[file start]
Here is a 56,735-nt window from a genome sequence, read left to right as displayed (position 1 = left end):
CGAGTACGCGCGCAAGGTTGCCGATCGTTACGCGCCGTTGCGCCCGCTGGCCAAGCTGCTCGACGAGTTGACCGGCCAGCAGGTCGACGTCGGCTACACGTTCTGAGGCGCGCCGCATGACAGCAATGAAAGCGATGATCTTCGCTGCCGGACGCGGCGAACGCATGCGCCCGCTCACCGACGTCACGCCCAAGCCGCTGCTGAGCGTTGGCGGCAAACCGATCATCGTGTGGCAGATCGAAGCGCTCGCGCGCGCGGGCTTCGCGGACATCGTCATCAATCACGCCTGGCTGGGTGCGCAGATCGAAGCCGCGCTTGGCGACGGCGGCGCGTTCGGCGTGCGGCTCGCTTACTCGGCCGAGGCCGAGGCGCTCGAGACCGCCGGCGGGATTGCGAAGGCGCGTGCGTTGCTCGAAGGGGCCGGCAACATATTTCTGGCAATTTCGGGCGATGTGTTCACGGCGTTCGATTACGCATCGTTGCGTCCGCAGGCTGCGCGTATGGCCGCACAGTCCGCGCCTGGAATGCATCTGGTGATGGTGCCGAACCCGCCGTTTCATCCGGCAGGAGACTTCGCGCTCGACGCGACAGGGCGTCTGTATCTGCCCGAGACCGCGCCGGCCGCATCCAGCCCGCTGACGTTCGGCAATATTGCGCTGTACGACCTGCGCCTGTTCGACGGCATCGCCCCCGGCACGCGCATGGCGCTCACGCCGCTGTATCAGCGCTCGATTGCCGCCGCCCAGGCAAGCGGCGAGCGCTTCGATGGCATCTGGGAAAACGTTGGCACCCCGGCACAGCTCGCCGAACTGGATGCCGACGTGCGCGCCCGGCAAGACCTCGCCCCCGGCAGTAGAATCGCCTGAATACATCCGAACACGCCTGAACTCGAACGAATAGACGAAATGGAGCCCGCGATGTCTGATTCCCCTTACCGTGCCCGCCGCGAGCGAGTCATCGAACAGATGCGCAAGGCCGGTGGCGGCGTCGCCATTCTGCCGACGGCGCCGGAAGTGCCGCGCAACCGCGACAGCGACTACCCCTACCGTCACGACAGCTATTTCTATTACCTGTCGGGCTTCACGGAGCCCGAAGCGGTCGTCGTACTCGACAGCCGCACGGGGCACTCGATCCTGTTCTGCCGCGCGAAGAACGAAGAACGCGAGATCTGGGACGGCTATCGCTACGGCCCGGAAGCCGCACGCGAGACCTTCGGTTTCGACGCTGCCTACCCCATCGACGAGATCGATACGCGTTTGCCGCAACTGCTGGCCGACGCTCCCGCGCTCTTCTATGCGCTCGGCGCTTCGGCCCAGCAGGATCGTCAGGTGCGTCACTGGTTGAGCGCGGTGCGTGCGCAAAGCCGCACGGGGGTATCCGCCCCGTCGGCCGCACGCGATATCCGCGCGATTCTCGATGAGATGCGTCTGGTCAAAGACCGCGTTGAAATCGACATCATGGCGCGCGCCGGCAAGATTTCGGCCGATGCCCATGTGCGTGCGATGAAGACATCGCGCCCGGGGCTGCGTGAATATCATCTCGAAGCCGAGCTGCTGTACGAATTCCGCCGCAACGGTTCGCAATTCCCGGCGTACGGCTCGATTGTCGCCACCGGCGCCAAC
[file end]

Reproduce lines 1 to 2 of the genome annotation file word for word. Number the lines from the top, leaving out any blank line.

Here is a 56,735-nt window from a genome sequence, read left to right as displayed (position 1 = left end):
CGAGTACGCGCGCAAGGTTGCCGATCGTTACGCGCCGTTGCGCCCGCTGGCCAAGCTGCTCGACGAGTTGACCGGCCAGCAGGTCGACGTCGGCTACACGTTCTGAGGCGCGCCGCATGACAGCAATGAAAGCGATGATCTTCGCTGCCGGACGCGGCGAACGCATGCGCCCGCTCACCGACGTCACGCCCAAGCCGCTGCTGAGCGTTGGCGGCAAACCGATCATCGTGTGGCAGATCGAAGCGCTCGCGCGCGCGGGCTTCGCGGACATCGTCATCAATCACGCCTGGCTGGGTGCGCAGATCGAAGCCGCGCTTGGCGACGGCGGCGCGTTCGGCGTGCGGCTCGCTTACTCGGCCGAGGCCGAGGCGCTCGAGACCGCCGGCGGGATTGCGAAGGCGCGTGCGTTGCTCGAAGGGGCCGGCAACATATTTCTGGCAATTTCGGGCGATGTGTTCACGGCGTTCGATTACGCATCGTTGCGTCCGCAGGCTGCGCGTATGGCCGCACAGTCCGCGCCTGGAATGCATCTGGTGATGGTGCCGAACCCGCCGTTTCATCCGGCAGGAGACTTCGCGCTCGACGCGACAGGGCGTCTGTATCTGCCCGAGACCGCGCCGGCCGCATCCAGCCCGCTGACGTTCGGCAATATTGCGCTGTACGACCTGCGCCTGTTCGACGGCATCGCCCCCGGCACGCGCATGGCGCTCACGCCGCTGTATCAGCGCTCGATTGCCGCCGCCCAGGCAAGCGGCGAGCGCTTCGATGGCATCTGGGAAAACGTTGGCACCCCGGCACAGCTCGCCGAACTGGATGCCGACGTGCGCGCCCGGCAAGACCTCGCCCCCGGCAGTAGAATCGCCTGAATACATCCGAACACGCCTGAACTCGAACGAATAGACGAAATGGAGCCCGCGATGTCTGATTCCCCTTACCGTGCCCGCCGCGAGCGAGTCATCGAACAGATGCGCAAGGCCGGTGGCGGCGTCGCCATTCTGCCGACGGCGCCGGAAGTGCCGCGCAACCGCGACAGCGACTACCCCTACCGTCACGACAGCTATTTCTATTACCTGTCGGGCTTCACGGAGCCCGAAGCGGTCGTCGTACTCGACAGCCGCACGGGGCACTCGATCCTGTTCTGCCGCGCGAAGAACGAAGAACGCGAGATCTGGGACGGCTATCGCTACGGCCCGGAAGCCGCACGCGAGACCTTCGGTTTCGACGCTGCCTACCCCATCGACGAGATCGATACGCGTTTGCCGCAACTGCTGGCCGACGCTCCCGCGCTCTTCTATGCGCTCGGCGCTTCGGCCCAGCAGGATCGTCAGGTGCGTCACTGGTTGAGCGCGGTGCGTGCGCAAAGCCGCACGGGGGTATCCGCCCCGTCGGCCGCACGCGATATCCGCGCGATTCTCGATGAGATGCGTCTGGTCAAAGACCGCGTTGAAATCGACATCATGGCGCGCGCCGGCAAGATTTCGGCCGATGCCCATGTGCGTGCGATGAAGACATCGCGCCCGGGGCTGCGTGAATATCATCTCGAAGCCGAGCTGCTGTACGAATTCCGCCGCAACGGTTCGCAATTCCCGGCGTACGGCTCGATTGTCGCCACCGGCGCCAAC